California Assembly Budget Committee Supports Funding For UC Merced

Sacramento, CA — The California State Assembly Subcommittee on Education Finance yesterday [Wednesday, April 25, 2001] unanimously approved $162.4 million in funds for UC Merced in the proposed state budget for the upcoming fiscal year.

The action came after testimony to the committee by UC Merced Vice Chancellor Lindsay Desrochers, who indicated the importance of UC Merced in providing access to UC-eligible students and providing an economic engine for growth in the San Joaquin Valley.

In her testimony, Desrochers pointed out that, because of demographic trends, the UC system will be required to absorb an additional 60,000 students this decade, and UC Merced - which will ultimately enroll 25,000 students - has a critical role in helping the University achieve its mission. In addition, noted Desrochers, the UC system has played an important role in providing research and an educated workforce that has allowed for California to be a model for social and economic progress. She also testified that UC Merced would provide an economic engine for the San Joaquin Valley.

The budget action was taken by the assembly's subcommittee on education finance, which is chaired by Joseph Simitian [D-Palo Alto]. Other members on the committee are: Dennis Cardoza [D-Merced], Lynn Daucher [R-Brea], Jerome Horton [D-Inglewood], and Bill Leonard [R-San Bernardino]. Also appearing before the committee in support of the funding measure were State Senator Dick Monteith [R-Modesto] and State Senator Jim Costa [D-Fresno].

The $162.4 million in funds are earmarked for construction of initial infrastructure and the first three buildings of UC Merced [$160.4 million] plus funds for faculty recruitment efforts [$2 million].

UC Merced Chancellor Carol Tomlinson-Keasey, who was in meetings in Washington, D.C. at the time of the committee's action, applauded the move, saying: "We are deeply appreciative of the efforts of the committee members in approving this important funding allocation for UC Merced. In addition to commending the work of all committee members, including Chairman Simitian, I'd like to also specifically thank Assemblymember Cardoza, and Senators Monteith and Costa, who all represent the people of the San Joaquin Valley. They have time and again showed their deep support for the UC Merced project. We are looking forward to continuing our mission to serve the students of the San Joaquin Valley and beyond."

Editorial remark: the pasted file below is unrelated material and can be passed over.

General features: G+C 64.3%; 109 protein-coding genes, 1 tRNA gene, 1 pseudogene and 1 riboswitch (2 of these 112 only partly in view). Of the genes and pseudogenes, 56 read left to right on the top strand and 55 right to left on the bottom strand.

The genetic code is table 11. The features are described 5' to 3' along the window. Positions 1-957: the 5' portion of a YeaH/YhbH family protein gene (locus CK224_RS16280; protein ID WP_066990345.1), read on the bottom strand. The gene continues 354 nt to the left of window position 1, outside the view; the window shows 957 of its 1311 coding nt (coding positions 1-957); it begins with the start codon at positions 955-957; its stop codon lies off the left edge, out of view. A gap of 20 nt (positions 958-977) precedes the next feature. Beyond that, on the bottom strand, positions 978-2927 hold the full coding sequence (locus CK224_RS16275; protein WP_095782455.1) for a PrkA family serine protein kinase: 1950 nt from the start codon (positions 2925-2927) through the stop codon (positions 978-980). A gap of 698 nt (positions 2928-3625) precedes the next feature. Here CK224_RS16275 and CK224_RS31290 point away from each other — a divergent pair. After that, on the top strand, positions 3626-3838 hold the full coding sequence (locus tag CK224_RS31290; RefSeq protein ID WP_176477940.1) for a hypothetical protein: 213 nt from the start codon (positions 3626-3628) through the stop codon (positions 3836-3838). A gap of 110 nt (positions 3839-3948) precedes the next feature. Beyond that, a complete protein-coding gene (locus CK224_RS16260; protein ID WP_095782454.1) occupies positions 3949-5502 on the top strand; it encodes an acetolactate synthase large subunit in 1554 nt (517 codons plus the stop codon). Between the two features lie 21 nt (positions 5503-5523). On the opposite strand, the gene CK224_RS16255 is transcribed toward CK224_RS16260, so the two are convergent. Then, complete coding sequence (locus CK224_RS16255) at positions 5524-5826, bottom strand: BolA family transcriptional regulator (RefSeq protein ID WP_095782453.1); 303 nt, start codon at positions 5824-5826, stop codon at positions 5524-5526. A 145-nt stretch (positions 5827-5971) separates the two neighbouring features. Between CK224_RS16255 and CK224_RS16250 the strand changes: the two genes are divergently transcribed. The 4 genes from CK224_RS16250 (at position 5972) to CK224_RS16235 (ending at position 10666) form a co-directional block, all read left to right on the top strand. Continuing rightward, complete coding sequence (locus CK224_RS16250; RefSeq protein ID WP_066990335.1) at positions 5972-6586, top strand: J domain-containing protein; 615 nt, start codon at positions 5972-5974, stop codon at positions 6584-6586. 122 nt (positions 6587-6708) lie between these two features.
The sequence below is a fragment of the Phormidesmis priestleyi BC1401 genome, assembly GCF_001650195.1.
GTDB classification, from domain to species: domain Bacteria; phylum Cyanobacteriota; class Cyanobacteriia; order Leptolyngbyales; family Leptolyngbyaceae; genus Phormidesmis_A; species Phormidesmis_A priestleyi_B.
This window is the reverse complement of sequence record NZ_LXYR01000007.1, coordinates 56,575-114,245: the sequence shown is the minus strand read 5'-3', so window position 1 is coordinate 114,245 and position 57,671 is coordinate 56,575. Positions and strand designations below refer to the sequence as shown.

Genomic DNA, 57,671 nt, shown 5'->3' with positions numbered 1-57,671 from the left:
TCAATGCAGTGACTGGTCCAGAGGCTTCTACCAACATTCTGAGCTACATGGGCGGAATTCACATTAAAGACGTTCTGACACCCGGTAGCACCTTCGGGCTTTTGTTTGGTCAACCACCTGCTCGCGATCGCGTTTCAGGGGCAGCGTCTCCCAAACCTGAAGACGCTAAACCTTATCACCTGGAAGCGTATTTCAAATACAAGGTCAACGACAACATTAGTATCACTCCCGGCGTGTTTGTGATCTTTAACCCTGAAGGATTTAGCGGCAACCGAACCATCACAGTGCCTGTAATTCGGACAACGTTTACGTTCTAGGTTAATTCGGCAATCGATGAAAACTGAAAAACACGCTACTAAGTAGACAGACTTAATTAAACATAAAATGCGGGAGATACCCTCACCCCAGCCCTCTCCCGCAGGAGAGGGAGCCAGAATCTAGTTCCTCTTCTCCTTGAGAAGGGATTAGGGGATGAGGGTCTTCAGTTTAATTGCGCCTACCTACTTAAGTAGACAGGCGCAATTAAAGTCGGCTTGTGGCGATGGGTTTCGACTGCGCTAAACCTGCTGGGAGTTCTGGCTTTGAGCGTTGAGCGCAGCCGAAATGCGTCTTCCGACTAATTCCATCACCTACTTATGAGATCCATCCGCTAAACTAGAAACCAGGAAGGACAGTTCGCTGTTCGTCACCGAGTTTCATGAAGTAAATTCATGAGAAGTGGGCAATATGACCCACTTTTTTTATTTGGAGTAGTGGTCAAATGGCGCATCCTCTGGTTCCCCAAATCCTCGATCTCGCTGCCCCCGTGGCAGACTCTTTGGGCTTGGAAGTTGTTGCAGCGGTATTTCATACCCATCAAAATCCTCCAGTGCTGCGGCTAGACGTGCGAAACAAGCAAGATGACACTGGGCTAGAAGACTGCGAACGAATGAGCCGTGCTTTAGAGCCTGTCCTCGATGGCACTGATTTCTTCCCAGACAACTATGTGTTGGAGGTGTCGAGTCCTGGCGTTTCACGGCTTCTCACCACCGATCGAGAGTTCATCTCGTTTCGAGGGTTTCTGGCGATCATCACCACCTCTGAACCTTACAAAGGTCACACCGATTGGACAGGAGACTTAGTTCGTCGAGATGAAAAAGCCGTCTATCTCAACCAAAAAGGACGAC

The first buildings on the UC Merced campus will be:

Library/Information Technology Center [$56.5 million]

This project will support an array of new and traditional information resources and services, computer laboratories, instructional technology support, multimedia services, and library service instructional rooms.

Science and Engineering Building [$74 million]

This structure will house two of the three initial academic divisions of the new campus: Engineering and Natural Sciences. The building will be designed to provide superior laboratories and support space for research and teaching.

Classroom and Office Building [$26.6 million]

This building will house the third initial academic division: Social Sciences, Humanities, and Arts. The structure will provide classroom and lecture hall space required for all of the initial divisions, plus administrative space.

UC Merced currently employs almost 65 educators and professionals. The University's main campus in Merced is currently being planned, and is expected to open in fall 2004 to serve 1,000 students. The campus will grow over coming decades to serve 25,000 students. UC Merced contributes to educational access through the entire San Joaquin region via special educational and outreach centers in Fresno and Bakersfield. A new UC Merced center will open in Modesto later this year.

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